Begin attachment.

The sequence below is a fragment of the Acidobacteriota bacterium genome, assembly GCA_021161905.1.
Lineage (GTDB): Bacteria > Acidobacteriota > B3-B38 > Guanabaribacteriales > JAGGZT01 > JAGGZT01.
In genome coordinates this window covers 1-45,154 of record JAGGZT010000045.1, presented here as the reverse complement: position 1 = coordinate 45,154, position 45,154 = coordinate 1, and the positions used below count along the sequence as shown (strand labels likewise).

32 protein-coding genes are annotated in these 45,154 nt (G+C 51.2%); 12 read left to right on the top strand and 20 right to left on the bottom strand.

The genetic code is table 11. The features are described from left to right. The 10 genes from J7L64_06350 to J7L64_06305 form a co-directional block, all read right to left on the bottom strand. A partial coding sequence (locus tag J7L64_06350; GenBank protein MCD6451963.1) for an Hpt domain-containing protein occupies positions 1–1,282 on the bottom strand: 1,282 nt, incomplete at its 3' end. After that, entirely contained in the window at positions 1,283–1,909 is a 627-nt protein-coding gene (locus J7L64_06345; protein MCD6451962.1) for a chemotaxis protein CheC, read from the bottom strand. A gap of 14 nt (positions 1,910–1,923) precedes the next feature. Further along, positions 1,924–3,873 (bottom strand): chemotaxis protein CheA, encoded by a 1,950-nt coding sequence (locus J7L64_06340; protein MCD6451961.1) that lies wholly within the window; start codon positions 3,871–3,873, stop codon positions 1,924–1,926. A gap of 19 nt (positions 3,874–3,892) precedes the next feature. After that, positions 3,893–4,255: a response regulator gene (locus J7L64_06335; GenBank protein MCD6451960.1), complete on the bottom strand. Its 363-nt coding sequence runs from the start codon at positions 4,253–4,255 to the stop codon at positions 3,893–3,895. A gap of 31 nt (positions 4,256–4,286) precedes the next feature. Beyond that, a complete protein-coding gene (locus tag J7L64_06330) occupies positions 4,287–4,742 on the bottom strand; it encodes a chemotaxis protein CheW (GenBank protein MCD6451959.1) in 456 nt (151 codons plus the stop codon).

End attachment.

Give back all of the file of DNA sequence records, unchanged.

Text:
The sequence below is a fragment of the Acidobacteriota bacterium genome, assembly GCA_021161905.1.
Lineage (GTDB): Bacteria > Acidobacteriota > B3-B38 > Guanabaribacteriales > JAGGZT01 > JAGGZT01.
In genome coordinates this window covers 1-45,154 of record JAGGZT010000045.1, presented here as the reverse complement: position 1 = coordinate 45,154, position 45,154 = coordinate 1, and the positions used below count along the sequence as shown (strand labels likewise).

32 protein-coding genes are annotated in these 45,154 nt (G+C 51.2%); 12 read left to right on the top strand and 20 right to left on the bottom strand.

The genetic code is table 11. The features are described from left to right. The 10 genes from J7L64_06350 to J7L64_06305 form a co-directional block, all read right to left on the bottom strand. A partial coding sequence (locus tag J7L64_06350; GenBank protein MCD6451963.1) for an Hpt domain-containing protein occupies positions 1–1,282 on the bottom strand: 1,282 nt, incomplete at its 3' end. After that, entirely contained in the window at positions 1,283–1,909 is a 627-nt protein-coding gene (locus J7L64_06345; protein MCD6451962.1) for a chemotaxis protein CheC, read from the bottom strand. A gap of 14 nt (positions 1,910–1,923) precedes the next feature. Further along, positions 1,924–3,873 (bottom strand): chemotaxis protein CheA, encoded by a 1,950-nt coding sequence (locus J7L64_06340; protein MCD6451961.1) that lies wholly within the window; start codon positions 3,871–3,873, stop codon positions 1,924–1,926. A gap of 19 nt (positions 3,874–3,892) precedes the next feature. After that, positions 3,893–4,255: a response regulator gene (locus J7L64_06335; GenBank protein MCD6451960.1), complete on the bottom strand. Its 363-nt coding sequence runs from the start codon at positions 4,253–4,255 to the stop codon at positions 3,893–3,895. A gap of 31 nt (positions 4,256–4,286) precedes the next feature. Beyond that, a complete protein-coding gene (locus tag J7L64_06330) occupies positions 4,287–4,742 on the bottom strand; it encodes a chemotaxis protein CheW (GenBank protein MCD6451959.1) in 456 nt (151 codons plus the stop codon).